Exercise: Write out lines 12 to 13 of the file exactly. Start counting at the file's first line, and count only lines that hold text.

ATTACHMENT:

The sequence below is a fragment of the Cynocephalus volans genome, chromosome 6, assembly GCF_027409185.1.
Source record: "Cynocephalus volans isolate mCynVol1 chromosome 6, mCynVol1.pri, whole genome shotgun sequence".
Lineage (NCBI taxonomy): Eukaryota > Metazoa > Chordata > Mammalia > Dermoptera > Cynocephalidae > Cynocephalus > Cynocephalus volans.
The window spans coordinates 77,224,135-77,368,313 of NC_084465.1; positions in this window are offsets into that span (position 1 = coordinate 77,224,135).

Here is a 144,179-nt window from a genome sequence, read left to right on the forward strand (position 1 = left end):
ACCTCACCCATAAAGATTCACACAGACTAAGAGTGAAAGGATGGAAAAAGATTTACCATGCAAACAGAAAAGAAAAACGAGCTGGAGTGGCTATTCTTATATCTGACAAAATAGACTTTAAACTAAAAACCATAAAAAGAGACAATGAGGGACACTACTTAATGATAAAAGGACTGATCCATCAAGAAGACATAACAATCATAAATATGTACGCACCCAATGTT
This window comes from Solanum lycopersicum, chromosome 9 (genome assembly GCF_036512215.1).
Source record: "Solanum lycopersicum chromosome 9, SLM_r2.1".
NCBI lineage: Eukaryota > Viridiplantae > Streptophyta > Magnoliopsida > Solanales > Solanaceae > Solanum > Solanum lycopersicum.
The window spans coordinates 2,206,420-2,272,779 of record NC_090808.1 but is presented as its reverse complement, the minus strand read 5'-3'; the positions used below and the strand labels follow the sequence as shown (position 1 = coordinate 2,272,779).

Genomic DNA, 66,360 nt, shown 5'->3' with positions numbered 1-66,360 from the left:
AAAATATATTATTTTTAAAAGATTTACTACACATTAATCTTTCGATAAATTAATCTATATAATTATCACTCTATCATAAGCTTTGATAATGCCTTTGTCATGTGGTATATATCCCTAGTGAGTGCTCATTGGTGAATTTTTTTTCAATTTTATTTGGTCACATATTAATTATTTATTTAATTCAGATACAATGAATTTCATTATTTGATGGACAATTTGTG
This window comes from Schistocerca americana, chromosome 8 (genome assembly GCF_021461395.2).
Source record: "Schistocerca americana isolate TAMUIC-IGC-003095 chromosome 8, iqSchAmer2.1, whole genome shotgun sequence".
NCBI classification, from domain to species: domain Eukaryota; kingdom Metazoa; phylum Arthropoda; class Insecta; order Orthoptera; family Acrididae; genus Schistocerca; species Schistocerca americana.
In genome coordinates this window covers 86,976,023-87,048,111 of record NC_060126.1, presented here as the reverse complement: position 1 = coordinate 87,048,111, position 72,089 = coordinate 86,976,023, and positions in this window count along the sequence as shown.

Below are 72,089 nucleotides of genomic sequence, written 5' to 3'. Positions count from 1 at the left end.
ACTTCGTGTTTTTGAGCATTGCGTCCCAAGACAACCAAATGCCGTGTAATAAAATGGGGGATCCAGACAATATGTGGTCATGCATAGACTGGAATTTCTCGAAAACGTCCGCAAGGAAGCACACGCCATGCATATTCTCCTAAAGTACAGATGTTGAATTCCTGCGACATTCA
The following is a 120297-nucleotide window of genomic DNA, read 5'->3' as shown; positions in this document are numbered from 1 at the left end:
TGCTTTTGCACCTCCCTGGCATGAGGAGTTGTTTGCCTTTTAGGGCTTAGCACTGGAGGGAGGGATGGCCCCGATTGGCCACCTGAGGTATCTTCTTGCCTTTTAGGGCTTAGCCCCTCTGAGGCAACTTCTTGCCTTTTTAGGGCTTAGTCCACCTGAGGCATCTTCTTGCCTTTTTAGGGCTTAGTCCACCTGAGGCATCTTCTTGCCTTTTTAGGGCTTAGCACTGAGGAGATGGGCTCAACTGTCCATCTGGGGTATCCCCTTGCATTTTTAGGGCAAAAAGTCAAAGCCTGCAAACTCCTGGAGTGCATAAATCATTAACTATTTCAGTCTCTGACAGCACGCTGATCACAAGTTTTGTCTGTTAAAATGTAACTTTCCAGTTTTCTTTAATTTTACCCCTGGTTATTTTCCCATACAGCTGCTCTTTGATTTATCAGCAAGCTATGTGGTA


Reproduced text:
AAAATATATTATTTTTAAAAGATTTACTACACATTAATCTTTCGATAAATTAATCTATATAATTATCACTCTATCATAAGCTTTGATAATGCCTTTGTCATGTGGTATATATCCCTAGTGAGTGCTCATTGGTGAATTTTTTTTCAATTTTATTTGGTCACATATTAATTATTTATTTAATTCAGATACAATGAATTTCATTATTTGATGGACAATTTGTG
This window comes from Schistocerca americana, chromosome 8 (genome assembly GCF_021461395.2).